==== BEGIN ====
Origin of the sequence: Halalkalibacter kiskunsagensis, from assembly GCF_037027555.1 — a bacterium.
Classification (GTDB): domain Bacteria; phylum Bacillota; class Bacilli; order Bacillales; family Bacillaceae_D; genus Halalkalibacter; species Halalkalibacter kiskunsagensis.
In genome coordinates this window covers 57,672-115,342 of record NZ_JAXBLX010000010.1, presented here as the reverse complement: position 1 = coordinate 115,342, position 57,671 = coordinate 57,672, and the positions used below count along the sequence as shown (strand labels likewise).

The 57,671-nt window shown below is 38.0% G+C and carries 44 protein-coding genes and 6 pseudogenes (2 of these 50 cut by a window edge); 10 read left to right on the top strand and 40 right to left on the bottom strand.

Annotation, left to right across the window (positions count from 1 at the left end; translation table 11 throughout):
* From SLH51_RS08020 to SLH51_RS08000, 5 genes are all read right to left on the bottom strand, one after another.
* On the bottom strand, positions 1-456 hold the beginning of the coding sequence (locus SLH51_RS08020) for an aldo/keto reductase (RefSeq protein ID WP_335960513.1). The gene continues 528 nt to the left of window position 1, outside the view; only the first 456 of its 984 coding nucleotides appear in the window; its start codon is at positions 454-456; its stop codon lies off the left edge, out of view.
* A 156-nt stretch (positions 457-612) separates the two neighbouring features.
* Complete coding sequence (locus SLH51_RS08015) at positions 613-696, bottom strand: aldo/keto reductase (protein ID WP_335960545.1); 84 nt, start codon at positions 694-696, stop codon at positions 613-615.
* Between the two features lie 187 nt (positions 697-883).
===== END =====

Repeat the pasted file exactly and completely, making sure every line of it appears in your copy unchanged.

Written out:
Origin of the sequence: Halalkalibacter kiskunsagensis, from assembly GCF_037027555.1 — a bacterium.
Classification (GTDB): domain Bacteria; phylum Bacillota; class Bacilli; order Bacillales; family Bacillaceae_D; genus Halalkalibacter; species Halalkalibacter kiskunsagensis.
In genome coordinates this window covers 57,672-115,342 of record NZ_JAXBLX010000010.1, presented here as the reverse complement: position 1 = coordinate 115,342, position 57,671 = coordinate 57,672, and the positions used below count along the sequence as shown (strand labels likewise).

The 57,671-nt window shown below is 38.0% G+C and carries 44 protein-coding genes and 6 pseudogenes (2 of these 50 cut by a window edge); 10 read left to right on the top strand and 40 right to left on the bottom strand.

Annotation, left to right across the window (positions count from 1 at the left end; translation table 11 throughout):
* From SLH51_RS08020 to SLH51_RS08000, 5 genes are all read right to left on the bottom strand, one after another.
* On the bottom strand, positions 1-456 hold the beginning of the coding sequence (locus SLH51_RS08020) for an aldo/keto reductase (RefSeq protein ID WP_335960513.1). The gene continues 528 nt to the left of window position 1, outside the view; only the first 456 of its 984 coding nucleotides appear in the window; its start codon is at positions 454-456; its stop codon lies off the left edge, out of view.
* A 156-nt stretch (positions 457-612) separates the two neighbouring features.
* Complete coding sequence (locus SLH51_RS08015) at positions 613-696, bottom strand: aldo/keto reductase (protein ID WP_335960545.1); 84 nt, start codon at positions 694-696, stop codon at positions 613-615.
* Between the two features lie 187 nt (positions 697-883).